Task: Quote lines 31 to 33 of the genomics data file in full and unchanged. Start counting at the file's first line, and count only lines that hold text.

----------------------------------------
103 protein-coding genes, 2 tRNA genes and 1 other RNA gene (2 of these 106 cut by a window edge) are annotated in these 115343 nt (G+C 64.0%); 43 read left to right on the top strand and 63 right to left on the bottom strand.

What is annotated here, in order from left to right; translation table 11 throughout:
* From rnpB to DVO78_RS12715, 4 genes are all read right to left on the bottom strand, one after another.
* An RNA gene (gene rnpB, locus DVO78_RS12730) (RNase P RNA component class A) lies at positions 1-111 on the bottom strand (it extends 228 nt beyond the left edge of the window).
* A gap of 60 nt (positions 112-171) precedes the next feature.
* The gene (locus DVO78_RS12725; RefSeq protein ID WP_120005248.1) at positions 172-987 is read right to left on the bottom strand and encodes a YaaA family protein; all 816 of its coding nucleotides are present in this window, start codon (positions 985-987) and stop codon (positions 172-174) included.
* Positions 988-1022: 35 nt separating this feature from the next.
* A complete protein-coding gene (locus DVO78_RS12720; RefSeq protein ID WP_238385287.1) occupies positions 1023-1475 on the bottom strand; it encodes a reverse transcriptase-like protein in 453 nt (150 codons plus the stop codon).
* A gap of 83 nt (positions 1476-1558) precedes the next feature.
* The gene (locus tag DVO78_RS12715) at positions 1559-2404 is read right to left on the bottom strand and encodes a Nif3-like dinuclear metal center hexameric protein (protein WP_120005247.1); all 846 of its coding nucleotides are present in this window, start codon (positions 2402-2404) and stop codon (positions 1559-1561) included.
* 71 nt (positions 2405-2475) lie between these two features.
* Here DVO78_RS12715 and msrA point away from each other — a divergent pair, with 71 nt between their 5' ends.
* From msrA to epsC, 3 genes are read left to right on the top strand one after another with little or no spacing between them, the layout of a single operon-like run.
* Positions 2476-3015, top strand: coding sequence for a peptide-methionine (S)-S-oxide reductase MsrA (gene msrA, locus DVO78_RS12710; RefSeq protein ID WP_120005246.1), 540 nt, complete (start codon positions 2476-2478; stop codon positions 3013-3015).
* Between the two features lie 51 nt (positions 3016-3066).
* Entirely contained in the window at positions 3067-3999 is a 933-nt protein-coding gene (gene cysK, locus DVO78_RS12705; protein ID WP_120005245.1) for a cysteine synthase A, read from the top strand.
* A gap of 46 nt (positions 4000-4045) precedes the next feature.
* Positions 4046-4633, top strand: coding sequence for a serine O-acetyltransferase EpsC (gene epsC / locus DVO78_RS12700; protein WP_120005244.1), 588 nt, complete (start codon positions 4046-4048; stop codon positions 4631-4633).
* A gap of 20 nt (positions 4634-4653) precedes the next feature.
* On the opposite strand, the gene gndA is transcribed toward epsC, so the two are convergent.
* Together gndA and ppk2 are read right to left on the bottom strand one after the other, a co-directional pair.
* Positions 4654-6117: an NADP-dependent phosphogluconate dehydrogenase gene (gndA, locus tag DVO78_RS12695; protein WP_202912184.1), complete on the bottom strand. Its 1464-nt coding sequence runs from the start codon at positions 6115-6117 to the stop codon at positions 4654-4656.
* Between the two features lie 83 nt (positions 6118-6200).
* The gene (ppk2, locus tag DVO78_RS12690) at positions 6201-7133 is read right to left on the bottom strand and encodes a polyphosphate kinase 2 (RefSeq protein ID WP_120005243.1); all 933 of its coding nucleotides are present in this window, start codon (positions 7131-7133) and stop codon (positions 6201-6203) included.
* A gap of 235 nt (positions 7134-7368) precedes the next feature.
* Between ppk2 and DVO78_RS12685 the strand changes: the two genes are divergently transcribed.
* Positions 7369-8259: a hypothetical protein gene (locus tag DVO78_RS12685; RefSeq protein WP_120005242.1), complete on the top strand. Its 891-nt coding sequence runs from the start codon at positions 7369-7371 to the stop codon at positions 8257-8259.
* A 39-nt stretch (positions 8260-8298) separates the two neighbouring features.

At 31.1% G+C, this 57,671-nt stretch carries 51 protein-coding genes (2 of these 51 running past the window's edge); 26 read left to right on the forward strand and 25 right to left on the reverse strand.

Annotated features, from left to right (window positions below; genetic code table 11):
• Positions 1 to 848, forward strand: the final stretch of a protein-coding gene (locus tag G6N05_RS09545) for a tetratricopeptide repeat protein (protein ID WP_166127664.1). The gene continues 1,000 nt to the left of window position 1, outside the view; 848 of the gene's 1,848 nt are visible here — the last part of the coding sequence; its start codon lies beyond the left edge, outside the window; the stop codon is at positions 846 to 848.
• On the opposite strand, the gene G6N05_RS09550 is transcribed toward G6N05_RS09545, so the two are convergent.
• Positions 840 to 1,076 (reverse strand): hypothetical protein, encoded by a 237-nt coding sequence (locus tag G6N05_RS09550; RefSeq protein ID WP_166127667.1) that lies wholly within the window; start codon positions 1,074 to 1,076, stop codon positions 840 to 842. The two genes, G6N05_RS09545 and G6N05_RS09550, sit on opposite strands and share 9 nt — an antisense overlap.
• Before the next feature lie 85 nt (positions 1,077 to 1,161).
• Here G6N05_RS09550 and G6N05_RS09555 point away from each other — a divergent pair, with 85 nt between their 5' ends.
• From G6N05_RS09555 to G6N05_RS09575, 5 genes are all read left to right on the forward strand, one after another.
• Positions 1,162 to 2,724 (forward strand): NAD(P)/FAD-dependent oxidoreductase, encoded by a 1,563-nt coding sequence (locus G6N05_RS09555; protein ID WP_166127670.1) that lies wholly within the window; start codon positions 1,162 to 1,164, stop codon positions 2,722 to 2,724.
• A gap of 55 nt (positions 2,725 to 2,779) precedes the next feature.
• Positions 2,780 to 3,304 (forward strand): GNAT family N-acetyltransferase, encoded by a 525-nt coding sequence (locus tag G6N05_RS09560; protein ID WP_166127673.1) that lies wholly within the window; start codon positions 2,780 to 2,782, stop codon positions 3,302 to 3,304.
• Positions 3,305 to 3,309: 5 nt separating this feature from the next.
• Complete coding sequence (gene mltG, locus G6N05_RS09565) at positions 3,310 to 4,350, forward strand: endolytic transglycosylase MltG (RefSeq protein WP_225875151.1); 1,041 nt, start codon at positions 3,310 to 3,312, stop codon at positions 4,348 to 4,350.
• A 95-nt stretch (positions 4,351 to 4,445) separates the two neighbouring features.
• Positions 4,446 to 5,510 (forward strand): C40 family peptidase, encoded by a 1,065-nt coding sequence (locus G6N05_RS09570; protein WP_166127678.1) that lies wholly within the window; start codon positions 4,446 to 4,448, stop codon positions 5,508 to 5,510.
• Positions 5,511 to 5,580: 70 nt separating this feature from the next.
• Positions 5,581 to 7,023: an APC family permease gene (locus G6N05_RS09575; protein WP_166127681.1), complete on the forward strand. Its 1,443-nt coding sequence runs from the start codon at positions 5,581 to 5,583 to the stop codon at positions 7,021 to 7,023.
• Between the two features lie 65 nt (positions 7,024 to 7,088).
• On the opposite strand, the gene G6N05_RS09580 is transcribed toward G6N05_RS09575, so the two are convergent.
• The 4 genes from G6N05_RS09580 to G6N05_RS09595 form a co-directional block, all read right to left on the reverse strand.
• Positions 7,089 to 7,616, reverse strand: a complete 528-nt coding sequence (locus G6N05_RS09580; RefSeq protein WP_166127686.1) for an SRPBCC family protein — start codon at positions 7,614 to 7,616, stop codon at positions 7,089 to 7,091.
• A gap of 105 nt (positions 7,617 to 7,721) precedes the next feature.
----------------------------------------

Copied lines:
• Positions 1 to 848, forward strand: the final stretch of a protein-coding gene (locus tag G6N05_RS09545) for a tetratricopeptide repeat protein (protein ID WP_166127664.1). The gene continues 1,000 nt to the left of window position 1, outside the view; 848 of the gene's 1,848 nt are visible here — the last part of the coding sequence; its start codon lies beyond the left edge, outside the window; the stop codon is at positions 846 to 848.
• On the opposite strand, the gene G6N05_RS09550 is transcribed toward G6N05_RS09545, so the two are convergent.
• Positions 840 to 1,076 (reverse strand): hypothetical protein, encoded by a 237-nt coding sequence (locus tag G6N05_RS09550; RefSeq protein ID WP_166127667.1) that lies wholly within the window; start codon positions 1,074 to 1,076, stop codon positions 840 to 842. The two genes, G6N05_RS09545 and G6N05_RS09550, sit on opposite strands and share 9 nt — an antisense overlap.